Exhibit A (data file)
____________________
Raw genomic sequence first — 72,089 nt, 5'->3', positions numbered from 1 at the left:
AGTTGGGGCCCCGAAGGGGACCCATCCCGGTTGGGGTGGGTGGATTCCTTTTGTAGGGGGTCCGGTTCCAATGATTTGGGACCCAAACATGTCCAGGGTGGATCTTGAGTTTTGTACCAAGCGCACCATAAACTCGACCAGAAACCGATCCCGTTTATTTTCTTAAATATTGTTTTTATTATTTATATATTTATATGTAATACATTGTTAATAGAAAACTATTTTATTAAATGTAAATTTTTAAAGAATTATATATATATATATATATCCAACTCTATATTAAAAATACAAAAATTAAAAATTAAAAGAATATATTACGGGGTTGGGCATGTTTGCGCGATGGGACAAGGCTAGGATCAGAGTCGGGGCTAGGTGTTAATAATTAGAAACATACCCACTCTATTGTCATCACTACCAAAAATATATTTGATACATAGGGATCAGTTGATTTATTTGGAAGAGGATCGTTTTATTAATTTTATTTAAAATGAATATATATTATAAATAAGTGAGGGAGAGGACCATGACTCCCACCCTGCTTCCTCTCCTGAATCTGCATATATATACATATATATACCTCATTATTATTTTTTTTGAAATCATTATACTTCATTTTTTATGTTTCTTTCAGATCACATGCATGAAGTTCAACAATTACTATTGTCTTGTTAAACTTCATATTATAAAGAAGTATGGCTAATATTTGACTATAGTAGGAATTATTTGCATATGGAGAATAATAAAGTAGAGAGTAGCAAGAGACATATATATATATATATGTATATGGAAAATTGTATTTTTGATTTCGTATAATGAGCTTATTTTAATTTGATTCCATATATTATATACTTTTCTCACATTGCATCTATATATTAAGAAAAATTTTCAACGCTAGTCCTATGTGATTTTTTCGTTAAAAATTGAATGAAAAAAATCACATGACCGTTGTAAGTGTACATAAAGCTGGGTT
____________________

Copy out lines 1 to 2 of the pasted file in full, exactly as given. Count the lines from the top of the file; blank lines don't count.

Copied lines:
Raw genomic sequence first — 72,089 nt, 5'->3', positions numbered from 1 at the left:
AGTTGGGGCCCCGAAGGGGACCCATCCCGGTTGGGGTGGGTGGATTCCTTTTGTAGGGGGTCCGGTTCCAATGATTTGGGACCCAAACATGTCCAGGGTGGATCTTGAGTTTTGTACCAAGCGCACCATAAACTCGACCAGAAACCGATCCCGTTTATTTTCTTAAATATTGTTTTTATTATTTATATATTTATATGTAATACATTGTTAATAGAAAACTATTTTATTAAATGTAAATTTTTAAAGAATTATATATATATATATATATCCAACTCTATATTAAAAATACAAAAATTAAAAATTAAAAGAATATATTACGGGGTTGGGCATGTTTGCGCGATGGGACAAGGCTAGGATCAGAGTCGGGGCTAGGTGTTAATAATTAGAAACATACCCACTCTATTGTCATCACTACCAAAAATATATTTGATACATAGGGATCAGTTGATTTATTTGGAAGAGGATCGTTTTATTAATTTTATTTAAAATGAATATATATTATAAATAAGTGAGGGAGAGGACCATGACTCCCACCCTGCTTCCTCTCCTGAATCTGCATATATATACATATATATACCTCATTATTATTTTTTTTGAAATCATTATACTTCATTTTTTATGTTTCTTTCAGATCACATGCATGAAGTTCAACAATTACTATTGTCTTGTTAAACTTCATATTATAAAGAAGTATGGCTAATATTTGACTATAGTAGGAATTATTTGCATATGGAGAATAATAAAGTAGAGAGTAGCAAGAGACATATATATATATATATGTATATGGAAAATTGTATTTTTGATTTCGTATAATGAGCTTATTTTAATTTGATTCCATATATTATATACTTTTCTCACATTGCATCTATATATTAAGAAAAATTTTCAACGCTAGTCCTATGTGATTTTTTCGTTAAAAATTGAATGAAAAAAATCACATGACCGTTGTAAGTGTACATAAAGCTGGGTT